The untimely death of Emmett Louis Till: The power of graphic pictures

Pictures have a power that words simply cannot match. That became evident in the tragic death of Emmett Louis Till, a 14-year-old Chicago teen who was brutally murdered in Mississippi in 1955. Till was in the Mississippi town of Money visiting his uncle. Out with friends one afternoon, he did the same dumb thing many teenage boys will do; he whistled at a pretty girl. The problem was Till was black, and the woman he whistled at, Carolyn Bryant, was white. Foolish for the fifties While in any time period it’s crude to wolf whistle when an attractive woman goes by, in 1955 it was just plain crazy for a young black teen to whistle at a pretty white woman. No one seems quite sure why Till did it. Mississippi was a difficult place to be black, and Carolyn Bryant’s husband and brother-in-law were livid when they heard what Till had done. According to a cousin, "They said they were just going to whip him." Sadly, Till soon encountered the vicious realities of racism in 1955. He was kidnapped from his bed at his uncle’s house on August 28, beaten, and shot in the head. His body was then tied to a heavy metal fan with barbed wire and thrown into the nearby Tallahatchie River. Some fishermen found his battered corpse in the river three days later. The husband and brother-in-law were tried for the murder but acquitted. In a 1956 interview with Look magazine, the two admitted to the murders. Though they had confessed, no further legal action was taken against the men since under American law you cannot be tried twice for the same crime. To anyone who knows about the American South in the ‘40s and ‘50s, this story is hardly surprising. It seems that there are many stories of blacks who were lynched, driven out of town, or otherwise put out of the way. The whites accused of the crime, generally speaking, received little or no punishment. The story of Emmett Louis Till is neither unusual nor surprising. Open casket One thing about the story is different. Till’s mother held the teen’s funeral in Chicago, and it was an open casket funeral. No mortician, no funeral director, no matter how skilled, can fully hide the effects of being beaten, shot in the head, and left in the river for days. Reporters were present at the funeral and took pictures. The stomach-churning photos were duly published in Chicago, and picked up by papers around the world. Though anyone living in 1955 who was familiar with the American South would have heard of stories of the brutal murder of blacks, few would have seen the pictures. It is easy to ignore it when someone writes about the suffering of people in a distant county or state. It is much harder to ignore it – to let it just go away – when you see pictures of one of the victims. When you can see the bruises from the beating, the wounds where the bullet would have entered and exited the head, and marks that the barbed wire would have left around Till’s neck, then violence against blacks becomes very, very hard to forget. The start of something big The murder of Emmett Louis Till is credited by many with waking up Americans to the extent of the problem of racism. According to U.S. Assistant Attorney General Alexander Acosta, Till’s death “stands at the crossroads of the American civil rights movement.” On December 1, 1955, only three months after Till’s body was found, Rosa Parks refused to give up her bus seat to a white man and was thrown off the bus. This triggered the Montgomery bus boycott, and because they couldn’t ignore the problem any longer there were whites willing to support the fight for equal treatment of blacks. When Martin Luther King went from playing a support role in the bus boycott, to leading a nation wide movement for racial equality, there were whites working with blacks to change their nation. The problem could no longer be ignored. The murder of young Emmett Louis Till was not at all unusual for the time. Newspapers had run countless stories with thousands of words detailing the treatment of blacks. The murder of one more teenage black was not at all surprising. What was surprising were the pictures of his battered body. They were gut-wrenching photos that could not be forgotten or ignored. They had an impact that mere words simply could not. Sometime a picture really is worth a thousand words. We haven't shared the graphic pictures of Emmett Till because we understand it is quite possible younger children may be viewing this over their parents' shoulders. Instead we've included a link to one of the photos, as it was placed in the Chicago Defender, here. This article first appeared in the June 2004 edition of Reformed Perspective....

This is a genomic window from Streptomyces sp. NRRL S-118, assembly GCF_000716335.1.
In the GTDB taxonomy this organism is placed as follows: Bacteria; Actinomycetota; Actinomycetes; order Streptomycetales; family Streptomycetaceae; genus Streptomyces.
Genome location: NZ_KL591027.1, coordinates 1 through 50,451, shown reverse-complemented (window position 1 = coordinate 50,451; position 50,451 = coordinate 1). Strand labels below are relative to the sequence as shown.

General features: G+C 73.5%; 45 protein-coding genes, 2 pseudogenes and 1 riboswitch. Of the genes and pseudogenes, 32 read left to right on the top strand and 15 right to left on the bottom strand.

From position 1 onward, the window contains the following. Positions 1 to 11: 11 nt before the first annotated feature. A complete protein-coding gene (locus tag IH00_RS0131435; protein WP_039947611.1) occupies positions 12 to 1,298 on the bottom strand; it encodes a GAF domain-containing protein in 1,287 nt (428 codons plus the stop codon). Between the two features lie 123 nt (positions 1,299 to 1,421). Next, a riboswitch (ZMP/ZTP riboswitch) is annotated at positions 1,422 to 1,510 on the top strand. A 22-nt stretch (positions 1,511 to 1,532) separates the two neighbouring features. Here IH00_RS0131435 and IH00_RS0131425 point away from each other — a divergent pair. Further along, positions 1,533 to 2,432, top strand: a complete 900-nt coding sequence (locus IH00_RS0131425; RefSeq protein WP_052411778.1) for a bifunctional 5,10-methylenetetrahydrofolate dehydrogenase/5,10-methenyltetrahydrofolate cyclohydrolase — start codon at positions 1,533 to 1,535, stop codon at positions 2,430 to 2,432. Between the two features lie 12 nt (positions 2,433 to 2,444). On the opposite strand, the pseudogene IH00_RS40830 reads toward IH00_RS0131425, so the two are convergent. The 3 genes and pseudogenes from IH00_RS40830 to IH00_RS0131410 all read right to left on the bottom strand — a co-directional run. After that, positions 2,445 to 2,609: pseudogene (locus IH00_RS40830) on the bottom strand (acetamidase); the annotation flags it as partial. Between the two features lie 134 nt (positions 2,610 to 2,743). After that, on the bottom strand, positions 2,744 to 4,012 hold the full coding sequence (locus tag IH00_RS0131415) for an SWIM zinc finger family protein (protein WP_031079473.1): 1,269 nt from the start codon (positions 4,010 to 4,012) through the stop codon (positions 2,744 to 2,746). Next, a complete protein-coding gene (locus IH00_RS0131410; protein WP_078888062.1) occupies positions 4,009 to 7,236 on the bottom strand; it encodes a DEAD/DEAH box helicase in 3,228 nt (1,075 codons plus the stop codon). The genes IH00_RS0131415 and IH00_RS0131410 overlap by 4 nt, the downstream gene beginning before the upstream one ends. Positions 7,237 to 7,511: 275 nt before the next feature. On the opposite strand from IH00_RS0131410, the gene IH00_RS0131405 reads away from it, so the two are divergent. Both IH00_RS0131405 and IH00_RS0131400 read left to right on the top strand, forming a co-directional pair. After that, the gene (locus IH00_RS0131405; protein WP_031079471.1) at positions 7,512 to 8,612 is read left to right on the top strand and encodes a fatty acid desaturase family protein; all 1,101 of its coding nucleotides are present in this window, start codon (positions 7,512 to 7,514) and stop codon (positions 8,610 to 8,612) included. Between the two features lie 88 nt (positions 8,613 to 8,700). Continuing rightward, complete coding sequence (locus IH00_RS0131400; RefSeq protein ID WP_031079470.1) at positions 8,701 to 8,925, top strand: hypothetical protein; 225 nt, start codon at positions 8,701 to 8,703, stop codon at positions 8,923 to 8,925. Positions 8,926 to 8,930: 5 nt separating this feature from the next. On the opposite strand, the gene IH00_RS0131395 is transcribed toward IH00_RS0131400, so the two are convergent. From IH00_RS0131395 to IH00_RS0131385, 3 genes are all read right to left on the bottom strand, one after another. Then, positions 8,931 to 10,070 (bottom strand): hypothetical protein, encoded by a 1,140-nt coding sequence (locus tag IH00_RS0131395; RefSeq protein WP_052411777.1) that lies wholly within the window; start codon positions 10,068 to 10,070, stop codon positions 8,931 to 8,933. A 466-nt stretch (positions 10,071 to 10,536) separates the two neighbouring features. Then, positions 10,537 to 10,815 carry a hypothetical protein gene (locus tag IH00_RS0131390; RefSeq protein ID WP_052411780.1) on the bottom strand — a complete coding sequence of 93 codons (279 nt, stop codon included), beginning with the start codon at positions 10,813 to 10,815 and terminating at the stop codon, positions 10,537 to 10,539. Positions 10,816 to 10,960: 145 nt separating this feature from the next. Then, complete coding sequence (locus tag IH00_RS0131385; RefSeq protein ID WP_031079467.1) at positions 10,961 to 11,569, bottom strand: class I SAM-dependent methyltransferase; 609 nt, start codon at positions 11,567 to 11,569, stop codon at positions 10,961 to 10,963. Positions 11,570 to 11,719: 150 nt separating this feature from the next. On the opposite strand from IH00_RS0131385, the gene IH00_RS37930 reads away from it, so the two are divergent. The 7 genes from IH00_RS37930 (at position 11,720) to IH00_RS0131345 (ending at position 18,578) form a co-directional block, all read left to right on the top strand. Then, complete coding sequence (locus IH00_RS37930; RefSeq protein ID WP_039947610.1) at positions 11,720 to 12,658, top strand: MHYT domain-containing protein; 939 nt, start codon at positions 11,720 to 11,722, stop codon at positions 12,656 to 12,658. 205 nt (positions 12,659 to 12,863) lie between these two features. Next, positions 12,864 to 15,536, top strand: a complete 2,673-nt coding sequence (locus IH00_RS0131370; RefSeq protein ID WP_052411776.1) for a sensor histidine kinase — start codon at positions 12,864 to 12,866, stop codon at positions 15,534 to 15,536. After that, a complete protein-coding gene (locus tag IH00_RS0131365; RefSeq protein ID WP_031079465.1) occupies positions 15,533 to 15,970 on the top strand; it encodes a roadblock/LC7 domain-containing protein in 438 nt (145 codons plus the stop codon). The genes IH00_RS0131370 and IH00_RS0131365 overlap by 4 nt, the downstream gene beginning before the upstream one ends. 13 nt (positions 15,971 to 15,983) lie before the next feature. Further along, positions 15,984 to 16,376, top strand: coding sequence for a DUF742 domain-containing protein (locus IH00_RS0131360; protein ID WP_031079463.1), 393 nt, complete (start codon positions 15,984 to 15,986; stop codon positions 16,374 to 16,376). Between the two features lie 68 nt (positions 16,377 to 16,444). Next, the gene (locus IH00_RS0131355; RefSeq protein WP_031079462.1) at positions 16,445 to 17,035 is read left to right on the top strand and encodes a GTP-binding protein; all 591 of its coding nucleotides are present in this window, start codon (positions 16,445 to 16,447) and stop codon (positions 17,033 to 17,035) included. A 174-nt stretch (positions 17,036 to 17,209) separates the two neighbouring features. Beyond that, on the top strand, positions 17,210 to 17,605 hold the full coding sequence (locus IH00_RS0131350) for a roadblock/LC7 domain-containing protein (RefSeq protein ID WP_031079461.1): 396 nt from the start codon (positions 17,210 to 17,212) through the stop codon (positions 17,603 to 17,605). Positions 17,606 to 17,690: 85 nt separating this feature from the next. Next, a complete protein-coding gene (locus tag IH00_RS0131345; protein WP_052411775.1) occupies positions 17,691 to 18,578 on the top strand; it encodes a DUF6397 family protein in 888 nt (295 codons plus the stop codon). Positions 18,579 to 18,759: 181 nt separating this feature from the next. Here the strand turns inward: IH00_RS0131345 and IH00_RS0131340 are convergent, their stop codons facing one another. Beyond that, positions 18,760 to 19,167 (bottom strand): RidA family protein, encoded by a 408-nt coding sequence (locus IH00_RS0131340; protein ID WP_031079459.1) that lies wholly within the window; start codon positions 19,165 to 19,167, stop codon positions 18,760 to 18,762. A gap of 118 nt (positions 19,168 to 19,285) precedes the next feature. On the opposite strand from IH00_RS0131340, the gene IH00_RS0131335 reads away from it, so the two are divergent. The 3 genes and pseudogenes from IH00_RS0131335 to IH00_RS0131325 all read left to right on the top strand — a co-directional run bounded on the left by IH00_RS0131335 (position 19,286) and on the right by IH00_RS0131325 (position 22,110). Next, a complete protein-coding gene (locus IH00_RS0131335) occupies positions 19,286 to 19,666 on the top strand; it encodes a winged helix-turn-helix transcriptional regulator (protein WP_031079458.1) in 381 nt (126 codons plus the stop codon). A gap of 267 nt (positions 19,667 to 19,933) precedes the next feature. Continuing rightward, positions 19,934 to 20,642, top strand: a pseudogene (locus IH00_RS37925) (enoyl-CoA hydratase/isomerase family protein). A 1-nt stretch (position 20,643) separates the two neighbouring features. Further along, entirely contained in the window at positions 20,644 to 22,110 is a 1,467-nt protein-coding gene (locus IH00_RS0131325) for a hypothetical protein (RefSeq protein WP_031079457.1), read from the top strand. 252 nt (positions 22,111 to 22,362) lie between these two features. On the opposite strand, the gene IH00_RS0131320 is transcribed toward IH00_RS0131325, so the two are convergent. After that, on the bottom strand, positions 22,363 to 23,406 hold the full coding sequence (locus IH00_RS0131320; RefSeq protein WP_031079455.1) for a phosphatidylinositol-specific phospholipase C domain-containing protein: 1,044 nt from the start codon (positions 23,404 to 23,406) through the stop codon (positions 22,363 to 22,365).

Assorted

The End was near